Missoula's air quality is deteriorating because of an inversion that is trapping air down near the valley floor and may be approaching a level at which sensitive groups could be affected.

Air Quality Specialist with the Missoula City County Health Department Ben Schmidt  said on Monday, November 25, that the inversion began to take effect last Thursday.

"We have this high-pressure ridge which creates prime conditions for strong inversions to form," Schmidt said. "It may be nice and sunny outside, but we've got these pockets of cold air on the valley floor that form under these conditions. I've had a few people call me from the top of Snowbowl to say the air looks crystal clear, while down here in the valley it's definitely getting murky. We've had particulate levels of around 20 micrograms per cubic meter, and not the nice low numbers we'd like to see."

Schmidt said that officials saw this inversion coming and took steps to alleviate air quality problems last week.

"One of the things we have done is shut down outdoor burning since Thursday of last week, which we had to do," Schmidt said. "If we'd have had outdoor burning all through the weekend with this kind of weather situation, our particulate levels would be much higher."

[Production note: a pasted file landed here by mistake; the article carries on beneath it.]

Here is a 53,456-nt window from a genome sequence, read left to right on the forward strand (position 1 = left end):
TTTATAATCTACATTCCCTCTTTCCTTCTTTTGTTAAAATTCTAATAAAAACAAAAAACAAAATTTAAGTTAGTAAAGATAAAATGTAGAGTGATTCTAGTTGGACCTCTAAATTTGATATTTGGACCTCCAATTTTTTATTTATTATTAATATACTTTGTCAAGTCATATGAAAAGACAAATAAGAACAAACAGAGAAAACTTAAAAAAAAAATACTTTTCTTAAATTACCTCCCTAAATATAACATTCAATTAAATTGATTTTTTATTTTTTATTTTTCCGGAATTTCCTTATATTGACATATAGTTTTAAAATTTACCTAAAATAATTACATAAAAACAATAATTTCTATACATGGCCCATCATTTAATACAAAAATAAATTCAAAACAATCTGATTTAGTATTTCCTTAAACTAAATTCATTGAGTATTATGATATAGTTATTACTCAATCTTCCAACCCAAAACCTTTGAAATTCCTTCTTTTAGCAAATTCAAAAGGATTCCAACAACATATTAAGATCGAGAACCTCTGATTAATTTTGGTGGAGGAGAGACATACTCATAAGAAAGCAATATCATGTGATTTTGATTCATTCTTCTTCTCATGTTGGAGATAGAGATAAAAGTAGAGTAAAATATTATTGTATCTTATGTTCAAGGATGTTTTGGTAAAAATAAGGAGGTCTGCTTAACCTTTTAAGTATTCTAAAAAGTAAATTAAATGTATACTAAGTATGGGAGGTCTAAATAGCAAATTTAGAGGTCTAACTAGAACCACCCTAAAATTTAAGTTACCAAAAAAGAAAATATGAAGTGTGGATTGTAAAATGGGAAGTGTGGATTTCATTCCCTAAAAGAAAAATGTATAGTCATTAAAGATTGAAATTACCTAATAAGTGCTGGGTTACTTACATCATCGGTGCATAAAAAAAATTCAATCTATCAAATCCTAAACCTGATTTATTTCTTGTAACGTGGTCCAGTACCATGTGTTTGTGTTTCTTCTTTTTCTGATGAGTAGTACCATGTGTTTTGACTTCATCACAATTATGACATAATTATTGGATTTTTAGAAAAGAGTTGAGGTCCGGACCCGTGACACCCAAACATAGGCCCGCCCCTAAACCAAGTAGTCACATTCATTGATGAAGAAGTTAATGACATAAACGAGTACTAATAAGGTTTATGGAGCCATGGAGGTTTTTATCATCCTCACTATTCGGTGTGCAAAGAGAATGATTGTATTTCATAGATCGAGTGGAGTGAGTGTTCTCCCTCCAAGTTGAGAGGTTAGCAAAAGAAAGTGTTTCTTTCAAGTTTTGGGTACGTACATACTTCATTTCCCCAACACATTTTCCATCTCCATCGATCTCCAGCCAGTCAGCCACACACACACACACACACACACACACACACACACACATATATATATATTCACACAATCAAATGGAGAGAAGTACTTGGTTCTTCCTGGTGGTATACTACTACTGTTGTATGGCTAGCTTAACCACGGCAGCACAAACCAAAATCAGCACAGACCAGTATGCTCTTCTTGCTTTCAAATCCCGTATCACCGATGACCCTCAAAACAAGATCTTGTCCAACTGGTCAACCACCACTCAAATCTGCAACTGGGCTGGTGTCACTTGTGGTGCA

Schmidt said conditions are getting close to the point when the health department will start sending out warnings.

"As soon as it gets bad enough for sensitive groups, that's when we'll start sending out our email warnings, and we'll start updating the Air Quality Hotline and website," Schmidt said. "Right now, air quality is sitting at moderate, but we could be working ourselves into an alert as this inversion sits here over us for the next few days."

Air quality is now unhealthy for sensitive groups in Seeley Lake.

Air Quality Specialist with the Missoula City County Health Department Ben Schmidt